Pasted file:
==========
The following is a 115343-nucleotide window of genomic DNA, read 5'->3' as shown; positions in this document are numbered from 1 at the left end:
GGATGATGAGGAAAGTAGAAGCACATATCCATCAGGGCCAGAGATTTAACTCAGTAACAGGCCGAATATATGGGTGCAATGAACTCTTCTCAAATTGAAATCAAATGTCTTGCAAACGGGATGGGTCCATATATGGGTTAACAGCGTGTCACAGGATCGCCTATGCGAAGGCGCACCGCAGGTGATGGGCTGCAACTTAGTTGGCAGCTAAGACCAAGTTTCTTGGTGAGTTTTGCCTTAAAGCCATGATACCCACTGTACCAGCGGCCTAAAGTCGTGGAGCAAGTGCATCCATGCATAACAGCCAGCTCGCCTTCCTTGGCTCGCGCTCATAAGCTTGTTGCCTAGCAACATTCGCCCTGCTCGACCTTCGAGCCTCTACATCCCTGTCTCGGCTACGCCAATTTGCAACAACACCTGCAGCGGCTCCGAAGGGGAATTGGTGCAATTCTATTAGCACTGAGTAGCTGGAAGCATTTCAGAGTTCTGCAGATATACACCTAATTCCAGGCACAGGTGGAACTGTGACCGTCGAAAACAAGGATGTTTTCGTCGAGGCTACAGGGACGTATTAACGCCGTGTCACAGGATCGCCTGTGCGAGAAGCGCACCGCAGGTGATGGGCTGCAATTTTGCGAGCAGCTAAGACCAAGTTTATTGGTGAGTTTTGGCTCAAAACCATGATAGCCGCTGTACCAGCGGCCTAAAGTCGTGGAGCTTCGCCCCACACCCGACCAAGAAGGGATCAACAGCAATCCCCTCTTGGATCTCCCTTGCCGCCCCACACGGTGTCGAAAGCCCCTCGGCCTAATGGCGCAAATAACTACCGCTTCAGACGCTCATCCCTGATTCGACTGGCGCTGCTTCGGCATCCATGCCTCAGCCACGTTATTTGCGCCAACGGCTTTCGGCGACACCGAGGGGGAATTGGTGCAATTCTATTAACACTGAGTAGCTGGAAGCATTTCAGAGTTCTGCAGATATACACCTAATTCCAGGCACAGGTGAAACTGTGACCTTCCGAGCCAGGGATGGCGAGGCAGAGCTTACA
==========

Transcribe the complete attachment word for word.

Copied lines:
The following is a 115343-nucleotide window of genomic DNA, read 5'->3' as shown; positions in this document are numbered from 1 at the left end:
GGATGATGAGGAAAGTAGAAGCACATATCCATCAGGGCCAGAGATTTAACTCAGTAACAGGCCGAATATATGGGTGCAATGAACTCTTCTCAAATTGAAATCAAATGTCTTGCAAACGGGATGGGTCCATATATGGGTTAACAGCGTGTCACAGGATCGCCTATGCGAAGGCGCACCGCAGGTGATGGGCTGCAACTTAGTTGGCAGCTAAGACCAAGTTTCTTGGTGAGTTTTGCCTTAAAGCCATGATACCCACTGTACCAGCGGCCTAAAGTCGTGGAGCAAGTGCATCCATGCATAACAGCCAGCTCGCCTTCCTTGGCTCGCGCTCATAAGCTTGTTGCCTAGCAACATTCGCCCTGCTCGACCTTCGAGCCTCTACATCCCTGTCTCGGCTACGCCAATTTGCAACAACACCTGCAGCGGCTCCGAAGGGGAATTGGTGCAATTCTATTAGCACTGAGTAGCTGGAAGCATTTCAGAGTTCTGCAGATATACACCTAATTCCAGGCACAGGTGGAACTGTGACCGTCGAAAACAAGGATGTTTTCGTCGAGGCTACAGGGACGTATTAACGCCGTGTCACAGGATCGCCTGTGCGAGAAGCGCACCGCAGGTGATGGGCTGCAATTTTGCGAGCAGCTAAGACCAAGTTTATTGGTGAGTTTTGGCTCAAAACCATGATAGCCGCTGTACCAGCGGCCTAAAGTCGTGGAGCTTCGCCCCACACCCGACCAAGAAGGGATCAACAGCAATCCCCTCTTGGATCTCCCTTGCCGCCCCACACGGTGTCGAAAGCCCCTCGGCCTAATGGCGCAAATAACTACCGCTTCAGACGCTCATCCCTGATTCGACTGGCGCTGCTTCGGCATCCATGCCTCAGCCACGTTATTTGCGCCAACGGCTTTCGGCGACACCGAGGGGGAATTGGTGCAATTCTATTAACACTGAGTAGCTGGAAGCATTTCAGAGTTCTGCAGATATACACCTAATTCCAGGCACAGGTGAAACTGTGACCTTCCGAGCCAGGGATGGCGAGGCAGAGCTTACA